Duluth Coast Guard Station #304 (originally #265)
The land for the Duluth Life-Saving Station was donated by the City of Duluth to the Life-Saving Service on June 19, 1866, for a consideration of $1.00. The plot was known as Franklyn Square and was on Minnesota Point. On July 29, 1890, the City of Duluth gave a warranty deed but this was not recorded until 1894.
The first mention of this station is in the Annual Report of the Life-Saving Service for the Fiscal Year Ending June 30, 1894 under “Establishment of Stations”. It reads regarding stations built ‘Two others have been built, and are now receiving their equipment, one at Duluth, Minnesota, and one at Portsmouth, North Carolina.” The 1895 Annual Report states, “The new stations at Duluth, Minnesota and Portsmouth, NC, which were mentioned in the last annual report as receiving their equipments, have been manned and put in operation.” The station was listed in that report for the first time under the Tenth Life-Saving District.
Vessels had been stranded in the locality in 1885 and 1888 and two were recorded as stranded during the fiscal year 1895. One of these to whose aid the new Life-Saving Service crew came was the schooner SAM FLINT, of Port Huron, MI which became disabled one mile north by east of the new station. The vessel was skippered by a Captain Sevens and was 499 tons burden. It was proceeding from Duluth to Tonawanda, NY, with a cargo of copper ore valued at $10,000. The vessel itself was valued at $12,000. The vessel was salvaged by the Life-Saving Service crew and a tug. All nine persons on board were saved. The loss was estimated at $100.
During the fiscal year 1896, the station performed 11 rescues, most of them being persons in small boats, sailboats, or steam yachts. One large vessel assisted was the 38 ton steamer Pathfinder (Captain Brown) which collided, capsized, and sank 2/3 of a mile WNW of the station on September 1, 1895. One of the crew of five was lost and damage was $3,000 to a $7,000 vessel. Five days later on September 6, 1895, the steamer Samuel F. Hodge was a casualty in Duluth Harbor with a damage of $1,000 with a total value of $38,000. None of the crew of 20 was lost.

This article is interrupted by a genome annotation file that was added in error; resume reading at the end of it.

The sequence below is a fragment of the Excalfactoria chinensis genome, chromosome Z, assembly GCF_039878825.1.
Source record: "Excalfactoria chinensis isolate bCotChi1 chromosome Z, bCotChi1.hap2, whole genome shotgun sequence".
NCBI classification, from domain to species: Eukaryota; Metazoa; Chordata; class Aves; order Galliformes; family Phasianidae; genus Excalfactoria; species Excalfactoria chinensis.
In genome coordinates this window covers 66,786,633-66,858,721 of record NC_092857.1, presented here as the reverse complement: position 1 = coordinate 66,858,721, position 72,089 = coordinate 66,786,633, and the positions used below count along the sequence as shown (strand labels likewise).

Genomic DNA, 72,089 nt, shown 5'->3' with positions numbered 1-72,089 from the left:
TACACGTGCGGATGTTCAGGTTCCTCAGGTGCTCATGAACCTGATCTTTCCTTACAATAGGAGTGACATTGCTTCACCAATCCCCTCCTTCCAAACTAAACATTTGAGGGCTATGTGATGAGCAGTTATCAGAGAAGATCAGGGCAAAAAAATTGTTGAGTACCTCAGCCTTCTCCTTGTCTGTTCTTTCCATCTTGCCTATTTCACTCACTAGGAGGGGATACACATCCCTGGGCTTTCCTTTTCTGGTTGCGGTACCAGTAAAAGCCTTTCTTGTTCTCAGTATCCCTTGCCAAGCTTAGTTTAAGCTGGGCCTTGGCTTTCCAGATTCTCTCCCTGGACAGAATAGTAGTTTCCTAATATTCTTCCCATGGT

On July 2, 1896 the station assisted the 77 ton steamer L.L. Lyon (Captain Brickly), which was towed to safety. Seven other smaller boats were also assisted during the fiscal year 1897. During the fiscal year 1898 the station performed 18 rescues. Most of these were sailboats, sloops, or yachts but the 60 ton steamer record which was sunk in Duluth Harbor on June 2, 1898, was a catastrophe in which 3 lives were lost. During 1899 there were 13 rescues, one in connection with the 2476-ton steamer Northern King (Captain Connors) which got into difficulties on June 3, 1899, one mile SW of the station and was assisted, with no lives lost.
Fourteen vessels were assisted during the fiscal year 1900. The 309-ton steamer Alvin A. Turner (Captain Shean) was assisted on July 24, 1899. On May 29, 1900 the 1,848 ton steamer Fedora (Captain Fisk), valued at $100,000, called on the station for assistance while bound from Toledo, OH to West Superior, WI, with a $10,000 cargo of coal. No lives were lost. Between fiscal years 1901 and 1915 there were only 10 cases of assistance rendered by the Duluth Life-Saving Station.
It was the duty of Life-Saving Station crews in the earlier days to maintain a visual watch of the coast and be prepared to launch their boats to go to the assistance of any ship that seemed to be in trouble. Under the Coast Guard, it became the Duluth Lifeboat Station. With the advent of radio, the station was equipped with voice radio communication. Added later as also an electronic repair shop, a group office, a light attendant station, and a light station at Duluth.
The current station was opened in 1958. The station has a number of responsibilities such as Search and Rescue, Maritime Law Enforcement, Homeland Security, Ice Rescue, Recreational Boating Safety, Military Readiness, and Environmental Response. Their area of responsibility is from Two Harbors, Minnesota to Port Wing, Wisconsin. The 225 foot ice cutter Alder resides at this station and can be seen from all the Harborview rooms. It replaced the Sundew, a Balsam Class Ship that was 180 feet long and had been in service 60 years.
In 2012 the crewmembers at the Duluth Station Aids to Navigation Team (ANT) accepted the prestigious Sumner I. Kimball Readiness Award.
We salute our fine neighbors for all the hard work and sacrifice they do in protecting our waters and keeping us safe.
In the wintertime guests can watch the water rescue team practice in front of the hotel on the ice and in the water.